The City is still waking up, the cool of the night still burning off the pavement, as I head down a deserted road, catching little pockets of sunlight here and there as I do. There’s no-one around and I feel greedy having this metropolis to myself, with plenty of time to stop and stare up at buildings without blocking passers-by on their way someplace. For a split-second it reminds me of my very first morning in NYC, except that the quiet then was due to a 6am rather than a 10am jaunt. I guess Liverpool likes to take it easy and sleep in a little. My kind of people.
I pass by several insanely talented buskers singing and strumming guitars as I wander on through the main shopping thoroughfare, a few idle patrons now milling around. As I browse the shops, retail assistants gift me with their names and offers of help that don’t feel obligatory, but instead truly sincere. I’m perfectly content meandering along and the only thing ruining this moment is the permeating smell of garbage hanging in the air from a refuse truck keeping pace with me, and no doubt carting off the remnants of last night’s debauchery from Liverpool’s many bars and clubs.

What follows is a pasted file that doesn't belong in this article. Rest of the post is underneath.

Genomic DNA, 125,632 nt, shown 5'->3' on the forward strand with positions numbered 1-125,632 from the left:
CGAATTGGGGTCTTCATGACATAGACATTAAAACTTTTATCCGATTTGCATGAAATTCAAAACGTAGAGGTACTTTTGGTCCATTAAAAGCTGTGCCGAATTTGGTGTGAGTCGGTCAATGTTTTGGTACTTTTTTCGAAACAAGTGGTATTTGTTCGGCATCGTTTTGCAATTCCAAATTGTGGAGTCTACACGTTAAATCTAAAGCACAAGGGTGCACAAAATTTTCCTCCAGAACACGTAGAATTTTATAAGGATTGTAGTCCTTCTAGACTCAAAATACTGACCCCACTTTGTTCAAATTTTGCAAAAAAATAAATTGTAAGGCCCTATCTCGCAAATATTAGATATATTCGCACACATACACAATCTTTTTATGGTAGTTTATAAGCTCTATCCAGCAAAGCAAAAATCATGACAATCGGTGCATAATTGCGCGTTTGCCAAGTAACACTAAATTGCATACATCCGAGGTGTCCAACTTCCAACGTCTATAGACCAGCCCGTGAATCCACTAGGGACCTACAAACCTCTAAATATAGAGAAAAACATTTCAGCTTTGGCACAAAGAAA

As I turn into Bold street, a lonely trumpet player is tooting the Black Adder theme tune outside the landmark Lyceum Post Office, which is currently decked out in historical banners. There’s thrift shops interspersed with quirky coffee houses, art stores and multicultural restaurants, taking me on a firm, swift, sweep around the globe. There also appears to be a shop completely devoted to beard maintenance, and I spot a few Shoreditch types lurking, in need of it’s services for sure. A Big Issue sellers bids me a warm ‘hello’ and so I smile and greet her back in kind.
On a recommendation, I stop into ‘Bold Street Coffee’, a joint that wouldn’t be out of place in the most painfully trendy parts of London, except you know, everyone’s Scouse. And friendlier. I sit a while and devour my gluten and dairy free porridge, in a curve ball move stepping away from my normal eggy fare. I sip delicious Kenyan roast filter coffee of which I consume about a pint’s worth, before leaving, somewhat caffeine-jittery, to mooch around some more.